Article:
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Some plaintiffs hope to benefit from a windfall, at the close of a court trial. Understand that a fair compensation does not come close to equaling a windfall. In order to determine what is fair, an attorney asks this question: How much money could be spent to settle this case?

Calculation of the costs begins with a look at the economic damage.

Those are the expenses related to treating the injury, as shown by the patient’s medical records. Economic damage is easy to calculate. It is much harder to determine the monetary value for the non-economic damage. An injury lawyer in in Garden Grove looks at what juries have awarded in the past for similar damages. Then the same attorney studies the extent of the client’s injuries, at the time that the client got harmed. An attorney’s other questions probe into the costs related to treating the injury.

–How long did the client have to spend receiving the prescribed treatment?
–Did the client receive treatment for any psychological or emotional problems?
–Has the doctor indicated that there could be more medical costs for the injured client in the future?

The lawyer’s argument

That argument gets formed as the client answers the questions about the non-economic damage. Good lawyers realize that they need to develop a strong argument. The opposing attorney will be searching for some weakness in the argument that gets made on the plaintiff’s behalf. Initially, the client’s lawyer presents the argument in a demand letter. The information provided by the client aids the creation of that demand letter. The same letter states a specific amount of money.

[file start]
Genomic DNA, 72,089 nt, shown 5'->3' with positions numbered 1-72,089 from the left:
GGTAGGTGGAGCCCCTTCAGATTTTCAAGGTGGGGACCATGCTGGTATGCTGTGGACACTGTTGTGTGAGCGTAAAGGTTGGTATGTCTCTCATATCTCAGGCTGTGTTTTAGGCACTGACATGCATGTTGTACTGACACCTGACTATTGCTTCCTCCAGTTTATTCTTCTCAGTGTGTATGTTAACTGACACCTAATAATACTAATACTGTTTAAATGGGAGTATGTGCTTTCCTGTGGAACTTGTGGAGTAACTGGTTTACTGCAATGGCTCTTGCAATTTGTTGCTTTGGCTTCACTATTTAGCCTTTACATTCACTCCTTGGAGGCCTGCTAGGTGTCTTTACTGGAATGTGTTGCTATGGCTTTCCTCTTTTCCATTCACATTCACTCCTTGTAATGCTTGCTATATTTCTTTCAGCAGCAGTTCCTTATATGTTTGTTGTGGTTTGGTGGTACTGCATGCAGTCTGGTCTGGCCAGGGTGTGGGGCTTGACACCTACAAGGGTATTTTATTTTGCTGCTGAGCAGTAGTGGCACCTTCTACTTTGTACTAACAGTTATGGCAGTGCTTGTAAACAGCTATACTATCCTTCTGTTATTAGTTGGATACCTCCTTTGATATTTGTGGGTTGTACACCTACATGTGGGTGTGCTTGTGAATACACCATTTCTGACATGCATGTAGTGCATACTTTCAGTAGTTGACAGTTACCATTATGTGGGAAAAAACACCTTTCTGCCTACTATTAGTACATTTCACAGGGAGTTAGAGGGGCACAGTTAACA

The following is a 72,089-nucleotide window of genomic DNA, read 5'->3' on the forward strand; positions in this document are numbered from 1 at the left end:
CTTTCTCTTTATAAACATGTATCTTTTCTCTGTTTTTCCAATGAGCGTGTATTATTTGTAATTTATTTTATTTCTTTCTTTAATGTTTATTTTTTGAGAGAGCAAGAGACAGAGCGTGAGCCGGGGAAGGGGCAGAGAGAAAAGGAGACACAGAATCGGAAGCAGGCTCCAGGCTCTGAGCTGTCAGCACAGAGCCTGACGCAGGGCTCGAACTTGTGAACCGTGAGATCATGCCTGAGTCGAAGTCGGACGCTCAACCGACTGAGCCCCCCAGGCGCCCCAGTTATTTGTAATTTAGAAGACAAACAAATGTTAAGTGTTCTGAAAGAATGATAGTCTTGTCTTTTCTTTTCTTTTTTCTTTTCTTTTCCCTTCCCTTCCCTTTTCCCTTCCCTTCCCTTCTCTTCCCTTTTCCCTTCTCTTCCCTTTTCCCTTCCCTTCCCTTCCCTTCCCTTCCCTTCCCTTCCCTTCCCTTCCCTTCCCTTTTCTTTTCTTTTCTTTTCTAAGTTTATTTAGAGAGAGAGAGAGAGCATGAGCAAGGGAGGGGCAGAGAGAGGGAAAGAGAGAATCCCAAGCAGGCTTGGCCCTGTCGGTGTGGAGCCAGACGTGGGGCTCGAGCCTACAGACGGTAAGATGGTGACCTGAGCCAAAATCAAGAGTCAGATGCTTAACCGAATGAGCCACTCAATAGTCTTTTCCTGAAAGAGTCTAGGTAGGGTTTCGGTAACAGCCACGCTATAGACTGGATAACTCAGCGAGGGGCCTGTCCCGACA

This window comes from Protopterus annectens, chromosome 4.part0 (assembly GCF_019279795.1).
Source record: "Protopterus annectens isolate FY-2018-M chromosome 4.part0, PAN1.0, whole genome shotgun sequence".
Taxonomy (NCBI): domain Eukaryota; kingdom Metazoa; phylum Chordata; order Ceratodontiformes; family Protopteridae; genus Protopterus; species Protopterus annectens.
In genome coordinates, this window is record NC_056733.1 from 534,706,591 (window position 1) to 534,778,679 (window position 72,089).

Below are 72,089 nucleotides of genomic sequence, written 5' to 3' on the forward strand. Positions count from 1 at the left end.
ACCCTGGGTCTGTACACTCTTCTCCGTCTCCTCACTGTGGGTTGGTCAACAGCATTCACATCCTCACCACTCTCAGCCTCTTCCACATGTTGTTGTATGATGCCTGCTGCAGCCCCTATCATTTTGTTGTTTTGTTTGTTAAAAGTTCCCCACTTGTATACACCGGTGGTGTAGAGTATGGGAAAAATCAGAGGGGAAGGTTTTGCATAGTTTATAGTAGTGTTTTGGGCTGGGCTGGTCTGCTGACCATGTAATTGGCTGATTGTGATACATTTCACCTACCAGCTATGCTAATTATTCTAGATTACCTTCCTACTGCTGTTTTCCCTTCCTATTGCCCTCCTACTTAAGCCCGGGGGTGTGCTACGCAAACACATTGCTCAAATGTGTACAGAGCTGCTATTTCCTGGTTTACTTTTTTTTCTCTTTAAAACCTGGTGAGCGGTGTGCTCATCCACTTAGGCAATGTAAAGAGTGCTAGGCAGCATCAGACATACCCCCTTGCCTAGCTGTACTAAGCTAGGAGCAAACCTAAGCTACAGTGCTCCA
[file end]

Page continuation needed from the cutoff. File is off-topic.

That stated amount of money is not what the attorney has determined as the fair compensation. In fact, the amount demanded should be much larger than that fair compensation. The demand letter is meant to initiate negotiations. Hence, it must leave room for the expected lowering of that initial bid.

On the other hand, the demanded amount should not be too far above the amount that appears “fair.” If the plaintiff seeks too large a compensation, the insurance adjuster might hesitate to respond. The insurance company does not have to offer a response, if it feels that it has a strong case.

By the same token, the insurance adjuster does not have to offer a logical and reasonable response. Some adjusters prefer to put forward a low-ball offer. That prolongs the negotiations. Working with the attorney, the plaintiff must request an explanation for the low amount in the reply to the demand letter. Then it becomes the plaintiff’s job to await the requested explanation, before making a counter offer. Ideally, all those actions lead to creation of a fair settlement.

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